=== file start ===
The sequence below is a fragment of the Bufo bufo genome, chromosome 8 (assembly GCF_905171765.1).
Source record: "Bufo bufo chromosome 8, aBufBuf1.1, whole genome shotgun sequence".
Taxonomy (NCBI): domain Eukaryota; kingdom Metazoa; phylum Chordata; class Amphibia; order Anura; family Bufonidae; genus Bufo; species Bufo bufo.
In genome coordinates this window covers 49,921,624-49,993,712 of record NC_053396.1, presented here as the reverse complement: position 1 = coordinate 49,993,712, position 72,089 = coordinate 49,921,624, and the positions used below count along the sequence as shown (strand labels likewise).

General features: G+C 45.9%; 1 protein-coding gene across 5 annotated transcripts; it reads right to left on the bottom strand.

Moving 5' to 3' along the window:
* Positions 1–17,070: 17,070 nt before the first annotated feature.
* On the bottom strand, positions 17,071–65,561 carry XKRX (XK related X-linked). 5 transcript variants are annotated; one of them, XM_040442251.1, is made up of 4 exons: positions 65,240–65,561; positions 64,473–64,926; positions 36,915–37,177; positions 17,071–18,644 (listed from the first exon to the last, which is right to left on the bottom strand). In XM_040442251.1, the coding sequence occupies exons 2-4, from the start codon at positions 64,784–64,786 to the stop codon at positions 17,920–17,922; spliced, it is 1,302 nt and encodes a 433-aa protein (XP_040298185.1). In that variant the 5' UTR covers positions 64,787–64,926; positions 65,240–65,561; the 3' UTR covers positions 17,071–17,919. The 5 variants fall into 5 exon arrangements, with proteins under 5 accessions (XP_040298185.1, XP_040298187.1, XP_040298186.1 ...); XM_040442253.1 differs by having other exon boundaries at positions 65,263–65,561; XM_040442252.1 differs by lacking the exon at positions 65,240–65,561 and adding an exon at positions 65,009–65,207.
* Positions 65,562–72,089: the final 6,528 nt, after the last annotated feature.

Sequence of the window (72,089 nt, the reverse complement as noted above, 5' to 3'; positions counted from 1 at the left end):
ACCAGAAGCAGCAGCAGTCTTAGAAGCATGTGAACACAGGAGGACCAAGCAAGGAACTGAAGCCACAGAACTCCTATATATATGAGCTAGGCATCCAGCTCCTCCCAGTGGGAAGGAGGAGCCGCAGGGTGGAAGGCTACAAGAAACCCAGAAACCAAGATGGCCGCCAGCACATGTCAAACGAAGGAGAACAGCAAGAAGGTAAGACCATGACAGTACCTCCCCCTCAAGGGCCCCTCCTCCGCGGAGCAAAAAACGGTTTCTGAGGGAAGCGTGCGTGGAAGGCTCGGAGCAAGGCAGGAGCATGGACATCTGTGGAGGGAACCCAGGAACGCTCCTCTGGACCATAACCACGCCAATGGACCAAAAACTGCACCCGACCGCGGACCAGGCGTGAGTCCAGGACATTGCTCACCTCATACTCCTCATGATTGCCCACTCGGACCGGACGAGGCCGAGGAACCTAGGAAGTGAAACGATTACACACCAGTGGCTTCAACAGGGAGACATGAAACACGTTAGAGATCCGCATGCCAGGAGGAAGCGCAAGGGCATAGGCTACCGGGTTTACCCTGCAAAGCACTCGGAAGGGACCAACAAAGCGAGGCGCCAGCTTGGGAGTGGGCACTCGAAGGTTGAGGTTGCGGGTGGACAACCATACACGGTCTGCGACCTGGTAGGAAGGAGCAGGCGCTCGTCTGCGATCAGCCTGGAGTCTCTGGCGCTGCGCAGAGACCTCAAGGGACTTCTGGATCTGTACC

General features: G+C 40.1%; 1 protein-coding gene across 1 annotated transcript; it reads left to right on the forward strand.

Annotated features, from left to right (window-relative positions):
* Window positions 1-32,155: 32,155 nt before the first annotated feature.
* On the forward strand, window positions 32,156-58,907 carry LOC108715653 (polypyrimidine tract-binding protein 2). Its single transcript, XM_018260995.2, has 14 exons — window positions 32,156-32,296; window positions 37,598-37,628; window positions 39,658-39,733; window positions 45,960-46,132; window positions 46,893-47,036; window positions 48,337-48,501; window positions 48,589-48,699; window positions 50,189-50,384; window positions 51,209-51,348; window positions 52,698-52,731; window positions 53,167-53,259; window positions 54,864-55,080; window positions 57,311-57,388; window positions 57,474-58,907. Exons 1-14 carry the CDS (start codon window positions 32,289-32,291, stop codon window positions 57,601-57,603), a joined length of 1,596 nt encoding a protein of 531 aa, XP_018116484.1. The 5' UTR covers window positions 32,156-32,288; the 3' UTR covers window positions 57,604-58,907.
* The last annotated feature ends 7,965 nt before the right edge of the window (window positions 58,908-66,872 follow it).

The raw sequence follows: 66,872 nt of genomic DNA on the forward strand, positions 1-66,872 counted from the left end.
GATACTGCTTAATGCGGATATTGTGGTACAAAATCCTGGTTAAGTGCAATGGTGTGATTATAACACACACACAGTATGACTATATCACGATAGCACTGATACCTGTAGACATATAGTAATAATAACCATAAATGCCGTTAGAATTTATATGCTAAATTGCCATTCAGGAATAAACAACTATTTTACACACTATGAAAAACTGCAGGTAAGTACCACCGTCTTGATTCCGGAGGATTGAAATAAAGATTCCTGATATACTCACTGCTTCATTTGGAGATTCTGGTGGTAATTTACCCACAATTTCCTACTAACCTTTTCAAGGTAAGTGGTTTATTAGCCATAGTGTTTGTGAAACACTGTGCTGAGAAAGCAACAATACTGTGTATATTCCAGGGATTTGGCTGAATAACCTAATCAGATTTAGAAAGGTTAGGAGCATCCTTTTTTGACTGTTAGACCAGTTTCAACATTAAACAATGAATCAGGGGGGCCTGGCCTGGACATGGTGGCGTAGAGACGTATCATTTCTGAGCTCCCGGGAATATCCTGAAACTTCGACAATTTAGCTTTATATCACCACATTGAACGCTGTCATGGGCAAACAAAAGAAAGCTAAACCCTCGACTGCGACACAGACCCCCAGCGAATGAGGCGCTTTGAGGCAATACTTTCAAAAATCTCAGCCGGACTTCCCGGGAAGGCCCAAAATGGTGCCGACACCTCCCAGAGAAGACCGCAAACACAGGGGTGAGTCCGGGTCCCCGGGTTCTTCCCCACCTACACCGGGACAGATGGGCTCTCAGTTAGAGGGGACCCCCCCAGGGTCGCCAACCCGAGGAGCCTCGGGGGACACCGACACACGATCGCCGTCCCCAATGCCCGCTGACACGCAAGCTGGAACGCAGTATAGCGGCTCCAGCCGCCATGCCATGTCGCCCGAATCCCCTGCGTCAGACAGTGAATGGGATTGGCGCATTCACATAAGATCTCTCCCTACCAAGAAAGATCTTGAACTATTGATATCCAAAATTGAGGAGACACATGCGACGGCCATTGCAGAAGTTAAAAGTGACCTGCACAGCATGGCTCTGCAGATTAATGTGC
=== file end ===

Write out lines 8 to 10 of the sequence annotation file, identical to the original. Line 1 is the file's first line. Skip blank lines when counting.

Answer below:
* On the bottom strand, positions 17,071–65,561 carry XKRX (XK related X-linked). 5 transcript variants are annotated; one of them, XM_040442251.1, is made up of 4 exons: positions 65,240–65,561; positions 64,473–64,926; positions 36,915–37,177; positions 17,071–18,644 (listed from the first exon to the last, which is right to left on the bottom strand). In XM_040442251.1, the coding sequence occupies exons 2-4, from the start codon at positions 64,784–64,786 to the stop codon at positions 17,920–17,922; spliced, it is 1,302 nt and encodes a 433-aa protein (XP_040298185.1). In that variant the 5' UTR covers positions 64,787–64,926; positions 65,240–65,561; the 3' UTR covers positions 17,071–17,919. The 5 variants fall into 5 exon arrangements, with proteins under 5 accessions (XP_040298185.1, XP_040298187.1, XP_040298186.1 ...); XM_040442253.1 differs by having other exon boundaries at positions 65,263–65,561; XM_040442252.1 differs by lacking the exon at positions 65,240–65,561 and adding an exon at positions 65,009–65,207.
* Positions 65,562–72,089: the final 6,528 nt, after the last annotated feature.

Sequence of the window (72,089 nt, the reverse complement as noted above, 5' to 3'; positions counted from 1 at the left end):